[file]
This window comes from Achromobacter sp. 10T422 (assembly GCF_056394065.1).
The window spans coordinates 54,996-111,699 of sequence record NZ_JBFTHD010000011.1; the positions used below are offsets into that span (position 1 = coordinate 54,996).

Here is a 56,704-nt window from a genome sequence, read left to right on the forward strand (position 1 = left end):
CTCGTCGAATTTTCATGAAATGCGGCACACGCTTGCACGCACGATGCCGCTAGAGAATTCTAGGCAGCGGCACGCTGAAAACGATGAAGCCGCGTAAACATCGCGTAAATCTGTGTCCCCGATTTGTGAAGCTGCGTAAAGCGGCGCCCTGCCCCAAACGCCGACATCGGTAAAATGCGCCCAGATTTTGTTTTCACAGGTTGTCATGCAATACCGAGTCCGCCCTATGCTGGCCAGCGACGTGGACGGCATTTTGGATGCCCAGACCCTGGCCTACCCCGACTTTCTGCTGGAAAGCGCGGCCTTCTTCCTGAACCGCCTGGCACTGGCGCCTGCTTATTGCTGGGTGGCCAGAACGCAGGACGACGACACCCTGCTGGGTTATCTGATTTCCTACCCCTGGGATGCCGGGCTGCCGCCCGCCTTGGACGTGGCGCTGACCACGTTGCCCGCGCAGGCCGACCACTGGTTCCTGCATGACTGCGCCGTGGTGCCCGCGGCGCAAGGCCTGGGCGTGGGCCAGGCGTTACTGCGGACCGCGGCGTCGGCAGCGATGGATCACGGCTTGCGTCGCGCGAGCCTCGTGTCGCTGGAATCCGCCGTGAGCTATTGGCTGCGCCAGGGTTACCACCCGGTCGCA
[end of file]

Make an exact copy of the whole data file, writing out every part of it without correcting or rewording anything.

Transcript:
This window comes from Achromobacter sp. 10T422 (assembly GCF_056394065.1).
The window spans coordinates 54,996-111,699 of sequence record NZ_JBFTHD010000011.1; the positions used below are offsets into that span (position 1 = coordinate 54,996).

Here is a 56,704-nt window from a genome sequence, read left to right on the forward strand (position 1 = left end):
CTCGTCGAATTTTCATGAAATGCGGCACACGCTTGCACGCACGATGCCGCTAGAGAATTCTAGGCAGCGGCACGCTGAAAACGATGAAGCCGCGTAAACATCGCGTAAATCTGTGTCCCCGATTTGTGAAGCTGCGTAAAGCGGCGCCCTGCCCCAAACGCCGACATCGGTAAAATGCGCCCAGATTTTGTTTTCACAGGTTGTCATGCAATACCGAGTCCGCCCTATGCTGGCCAGCGACGTGGACGGCATTTTGGATGCCCAGACCCTGGCCTACCCCGACTTTCTGCTGGAAAGCGCGGCCTTCTTCCTGAACCGCCTGGCACTGGCGCCTGCTTATTGCTGGGTGGCCAGAACGCAGGACGACGACACCCTGCTGGGTTATCTGATTTCCTACCCCTGGGATGCCGGGCTGCCGCCCGCCTTGGACGTGGCGCTGACCACGTTGCCCGCGCAGGCCGACCACTGGTTCCTGCATGACTGCGCCGTGGTGCCCGCGGCGCAAGGCCTGGGCGTGGGCCAGGCGTTACTGCGGACCGCGGCGTCGGCAGCGATGGATCACGGCTTGCGTCGCGCGAGCCTCGTGTCGCTGGAATCCGCCGTGAGCTATTGGCTGCGCCAGGGTTACCACCCGGTCGCA